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Volunteers Clear Weeds to Benefit Rocky Mountain Elk Habitat, Celebrate 50th Year of the Wilderness Act

The Raggeds Wilderness, a nearly 65,000-acre area on the Gunnison and White River National Forests near Paonia, Colorado, is prime elk habitat with herd numbers in the hundreds.

Acres of undisturbed coniferous forests are interspersed with open slopes of wet meadows thick with grasses and sedges, a nutritious diet for elk needing to fatten up for the winter. But houndstongue, a purple-flowered invasive weed that takes root alongside nutritious plants, is toxic to elk.

A U.S. Forest Service Ranger Sees Wilderness as the Ultimate Yardstick

For most of his 16 years with the U.S. Forest Service, Dave Warnack spent them boots-on-the-ground. That’s to say that he does not just talk the talk.

“Wilderness will be the ultimate index by which I measure my status, progress and overall place in the world,” Warnack says in the film “Wilderness: The Ultimate Yardstick. “I say this because when you enter a wilderness alone, unsupported, you quickly realize that the wilderness doesn’t care about you. It doesn’t care about the grades you got in school. It doesn’t care about your medals, your degrees or the size of your salary. The first time you measure yourself by the yardstick of wilderness, you may quickly find that you are, indeed, very small and perhaps inconsequential.”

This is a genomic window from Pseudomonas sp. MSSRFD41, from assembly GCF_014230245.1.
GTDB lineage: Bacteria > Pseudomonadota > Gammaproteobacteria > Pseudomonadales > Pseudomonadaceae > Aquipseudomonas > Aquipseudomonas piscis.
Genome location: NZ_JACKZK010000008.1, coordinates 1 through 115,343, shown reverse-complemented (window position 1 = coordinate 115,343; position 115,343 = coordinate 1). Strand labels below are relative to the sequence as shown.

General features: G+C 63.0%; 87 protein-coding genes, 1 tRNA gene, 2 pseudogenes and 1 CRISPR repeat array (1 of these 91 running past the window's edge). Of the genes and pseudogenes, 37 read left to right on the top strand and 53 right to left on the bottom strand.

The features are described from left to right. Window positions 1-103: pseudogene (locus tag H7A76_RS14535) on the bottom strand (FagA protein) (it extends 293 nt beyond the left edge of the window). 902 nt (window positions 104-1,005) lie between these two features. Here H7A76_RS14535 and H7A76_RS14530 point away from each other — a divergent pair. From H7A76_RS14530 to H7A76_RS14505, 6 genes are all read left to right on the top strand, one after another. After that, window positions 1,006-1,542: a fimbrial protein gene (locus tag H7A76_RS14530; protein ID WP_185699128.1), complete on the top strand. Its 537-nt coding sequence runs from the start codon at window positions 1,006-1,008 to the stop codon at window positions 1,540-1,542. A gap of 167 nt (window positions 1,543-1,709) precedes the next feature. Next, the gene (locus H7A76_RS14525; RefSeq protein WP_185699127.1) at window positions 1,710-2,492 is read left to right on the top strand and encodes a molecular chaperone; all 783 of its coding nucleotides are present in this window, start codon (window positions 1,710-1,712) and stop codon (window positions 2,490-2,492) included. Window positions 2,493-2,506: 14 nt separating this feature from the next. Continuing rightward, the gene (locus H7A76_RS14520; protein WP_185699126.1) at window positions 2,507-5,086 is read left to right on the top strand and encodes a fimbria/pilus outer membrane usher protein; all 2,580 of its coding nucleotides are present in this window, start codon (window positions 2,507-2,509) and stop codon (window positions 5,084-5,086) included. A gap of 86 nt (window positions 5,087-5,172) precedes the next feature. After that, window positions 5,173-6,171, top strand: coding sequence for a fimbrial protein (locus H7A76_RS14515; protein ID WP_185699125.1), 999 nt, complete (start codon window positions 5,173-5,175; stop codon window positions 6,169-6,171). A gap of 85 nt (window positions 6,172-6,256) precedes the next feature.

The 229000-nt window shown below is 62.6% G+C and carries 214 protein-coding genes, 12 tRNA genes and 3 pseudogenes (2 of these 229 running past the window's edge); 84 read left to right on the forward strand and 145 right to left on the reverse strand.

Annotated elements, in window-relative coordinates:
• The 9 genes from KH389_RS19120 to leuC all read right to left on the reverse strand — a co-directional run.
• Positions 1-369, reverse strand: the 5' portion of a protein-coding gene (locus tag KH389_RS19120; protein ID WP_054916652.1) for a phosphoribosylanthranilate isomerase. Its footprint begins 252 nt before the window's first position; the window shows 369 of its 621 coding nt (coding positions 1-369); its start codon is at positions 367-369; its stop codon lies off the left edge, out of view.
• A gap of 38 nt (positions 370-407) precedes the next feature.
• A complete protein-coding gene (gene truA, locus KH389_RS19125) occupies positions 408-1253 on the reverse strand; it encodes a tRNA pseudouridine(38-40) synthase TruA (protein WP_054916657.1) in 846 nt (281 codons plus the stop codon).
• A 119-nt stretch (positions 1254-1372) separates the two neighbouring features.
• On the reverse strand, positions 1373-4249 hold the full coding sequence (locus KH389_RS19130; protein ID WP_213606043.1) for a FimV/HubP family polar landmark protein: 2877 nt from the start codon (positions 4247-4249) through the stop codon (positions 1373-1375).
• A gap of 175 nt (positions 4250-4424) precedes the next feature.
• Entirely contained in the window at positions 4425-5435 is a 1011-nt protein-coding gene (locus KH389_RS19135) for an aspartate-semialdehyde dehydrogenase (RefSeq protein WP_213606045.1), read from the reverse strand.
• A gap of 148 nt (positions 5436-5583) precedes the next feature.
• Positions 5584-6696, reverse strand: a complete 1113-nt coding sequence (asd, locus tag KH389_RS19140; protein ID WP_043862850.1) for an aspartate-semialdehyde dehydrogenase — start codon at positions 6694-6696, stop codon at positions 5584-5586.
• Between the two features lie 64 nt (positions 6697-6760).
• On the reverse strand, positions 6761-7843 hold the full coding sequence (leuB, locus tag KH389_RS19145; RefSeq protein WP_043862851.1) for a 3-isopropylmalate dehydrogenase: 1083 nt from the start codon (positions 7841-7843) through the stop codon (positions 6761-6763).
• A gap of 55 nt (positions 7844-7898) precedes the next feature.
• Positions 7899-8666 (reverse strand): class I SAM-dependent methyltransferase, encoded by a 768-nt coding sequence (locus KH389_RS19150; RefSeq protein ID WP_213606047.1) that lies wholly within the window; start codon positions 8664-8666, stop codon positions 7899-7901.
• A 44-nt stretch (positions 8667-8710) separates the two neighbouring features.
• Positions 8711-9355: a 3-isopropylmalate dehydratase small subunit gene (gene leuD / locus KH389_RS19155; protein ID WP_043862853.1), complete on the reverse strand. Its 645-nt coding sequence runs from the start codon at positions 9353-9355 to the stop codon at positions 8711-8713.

Life in the Colorado Wilderness: Journal Entry Reflects Rangers' Experiences in Retracing Arthur Carhart's First Journey to Trappers Lake

In 1919, landscape architect Arthur Carhart made his first journey to Colorado’s Trappers Lake and the Flat Top Wilderness. His idea of keeping natural areas of beauty free from development inspired the Forest Service to be the first natural resource agency to push for designated wilderness areas.